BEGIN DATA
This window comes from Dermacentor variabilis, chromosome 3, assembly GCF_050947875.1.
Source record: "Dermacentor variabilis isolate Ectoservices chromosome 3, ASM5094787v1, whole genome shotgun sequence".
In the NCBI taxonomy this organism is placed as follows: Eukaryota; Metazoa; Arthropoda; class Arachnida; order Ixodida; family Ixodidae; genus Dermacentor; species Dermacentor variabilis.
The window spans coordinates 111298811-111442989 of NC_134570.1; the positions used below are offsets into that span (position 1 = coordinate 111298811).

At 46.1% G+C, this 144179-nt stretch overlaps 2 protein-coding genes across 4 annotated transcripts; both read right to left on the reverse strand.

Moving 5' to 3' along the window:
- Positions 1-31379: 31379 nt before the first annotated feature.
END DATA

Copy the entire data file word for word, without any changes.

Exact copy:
This window comes from Dermacentor variabilis, chromosome 3, assembly GCF_050947875.1.
Source record: "Dermacentor variabilis isolate Ectoservices chromosome 3, ASM5094787v1, whole genome shotgun sequence".
In the NCBI taxonomy this organism is placed as follows: Eukaryota; Metazoa; Arthropoda; class Arachnida; order Ixodida; family Ixodidae; genus Dermacentor; species Dermacentor variabilis.
The window spans coordinates 111298811-111442989 of NC_134570.1; the positions used below are offsets into that span (position 1 = coordinate 111298811).

At 46.1% G+C, this 144179-nt stretch overlaps 2 protein-coding genes across 4 annotated transcripts; both read right to left on the reverse strand.

Moving 5' to 3' along the window:
- Positions 1-31379: 31379 nt before the first annotated feature.